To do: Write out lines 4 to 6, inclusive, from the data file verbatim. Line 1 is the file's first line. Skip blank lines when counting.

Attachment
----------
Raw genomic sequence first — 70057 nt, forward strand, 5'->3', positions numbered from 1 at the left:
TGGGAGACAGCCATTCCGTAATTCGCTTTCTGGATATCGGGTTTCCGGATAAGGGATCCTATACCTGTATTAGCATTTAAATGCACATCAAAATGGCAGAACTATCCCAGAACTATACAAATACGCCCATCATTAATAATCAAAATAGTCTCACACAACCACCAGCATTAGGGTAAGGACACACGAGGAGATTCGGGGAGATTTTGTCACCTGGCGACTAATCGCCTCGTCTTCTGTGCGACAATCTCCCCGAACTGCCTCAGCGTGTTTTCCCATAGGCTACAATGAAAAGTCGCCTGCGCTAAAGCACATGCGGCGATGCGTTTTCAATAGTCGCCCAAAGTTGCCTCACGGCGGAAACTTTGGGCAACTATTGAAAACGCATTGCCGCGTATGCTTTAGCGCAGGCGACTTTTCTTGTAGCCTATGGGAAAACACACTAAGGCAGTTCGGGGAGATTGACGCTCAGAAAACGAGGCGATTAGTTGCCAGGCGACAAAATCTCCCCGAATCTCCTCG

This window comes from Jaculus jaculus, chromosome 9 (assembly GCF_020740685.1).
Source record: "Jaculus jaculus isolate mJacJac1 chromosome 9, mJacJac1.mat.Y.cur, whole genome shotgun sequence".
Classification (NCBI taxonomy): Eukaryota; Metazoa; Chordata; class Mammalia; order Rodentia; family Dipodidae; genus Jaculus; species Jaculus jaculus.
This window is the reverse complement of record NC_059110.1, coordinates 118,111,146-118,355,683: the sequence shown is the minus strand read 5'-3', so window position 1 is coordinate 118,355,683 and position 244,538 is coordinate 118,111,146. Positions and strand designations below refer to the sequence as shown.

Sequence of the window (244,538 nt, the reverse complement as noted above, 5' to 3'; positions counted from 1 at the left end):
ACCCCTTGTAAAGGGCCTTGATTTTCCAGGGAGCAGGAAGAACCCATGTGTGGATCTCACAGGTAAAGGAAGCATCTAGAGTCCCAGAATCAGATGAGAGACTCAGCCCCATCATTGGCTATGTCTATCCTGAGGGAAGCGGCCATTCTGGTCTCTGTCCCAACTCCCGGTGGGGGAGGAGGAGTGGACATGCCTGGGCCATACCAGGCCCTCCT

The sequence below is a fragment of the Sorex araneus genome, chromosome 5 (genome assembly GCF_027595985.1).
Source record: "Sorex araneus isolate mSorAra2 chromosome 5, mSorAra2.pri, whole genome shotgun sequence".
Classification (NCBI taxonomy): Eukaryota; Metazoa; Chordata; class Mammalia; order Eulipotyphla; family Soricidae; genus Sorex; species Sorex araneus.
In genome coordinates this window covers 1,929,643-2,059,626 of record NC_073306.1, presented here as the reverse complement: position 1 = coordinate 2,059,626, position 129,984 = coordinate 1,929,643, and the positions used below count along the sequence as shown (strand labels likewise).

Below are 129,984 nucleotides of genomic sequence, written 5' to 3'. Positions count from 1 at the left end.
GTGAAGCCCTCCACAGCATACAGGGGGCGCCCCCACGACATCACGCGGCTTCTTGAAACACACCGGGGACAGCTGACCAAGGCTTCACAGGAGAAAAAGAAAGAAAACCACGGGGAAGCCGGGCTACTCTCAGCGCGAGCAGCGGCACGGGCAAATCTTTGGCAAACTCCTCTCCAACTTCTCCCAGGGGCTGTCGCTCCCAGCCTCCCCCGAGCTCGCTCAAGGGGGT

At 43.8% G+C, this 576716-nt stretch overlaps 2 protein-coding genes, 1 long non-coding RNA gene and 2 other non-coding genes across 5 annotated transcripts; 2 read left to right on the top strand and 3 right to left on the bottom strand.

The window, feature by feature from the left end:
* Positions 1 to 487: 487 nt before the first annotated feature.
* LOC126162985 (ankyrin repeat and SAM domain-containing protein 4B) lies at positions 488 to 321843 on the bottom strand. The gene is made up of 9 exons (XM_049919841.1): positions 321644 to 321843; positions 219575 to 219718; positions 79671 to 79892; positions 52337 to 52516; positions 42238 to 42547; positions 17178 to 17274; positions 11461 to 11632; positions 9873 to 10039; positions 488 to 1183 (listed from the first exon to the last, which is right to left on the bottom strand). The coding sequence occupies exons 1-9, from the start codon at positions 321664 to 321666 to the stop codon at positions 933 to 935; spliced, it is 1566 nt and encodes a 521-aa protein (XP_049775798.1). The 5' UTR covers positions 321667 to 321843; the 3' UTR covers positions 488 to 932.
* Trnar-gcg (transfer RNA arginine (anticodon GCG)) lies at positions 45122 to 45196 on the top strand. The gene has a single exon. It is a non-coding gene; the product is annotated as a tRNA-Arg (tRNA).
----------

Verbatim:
Source record: "Jaculus jaculus isolate mJacJac1 chromosome 9, mJacJac1.mat.Y.cur, whole genome shotgun sequence".
Classification (NCBI taxonomy): Eukaryota; Metazoa; Chordata; class Mammalia; order Rodentia; family Dipodidae; genus Jaculus; species Jaculus jaculus.
This window is the reverse complement of record NC_059110.1, coordinates 118,111,146-118,355,683: the sequence shown is the minus strand read 5'-3', so window position 1 is coordinate 118,355,683 and position 244,538 is coordinate 118,111,146. Positions and strand designations below refer to the sequence as shown.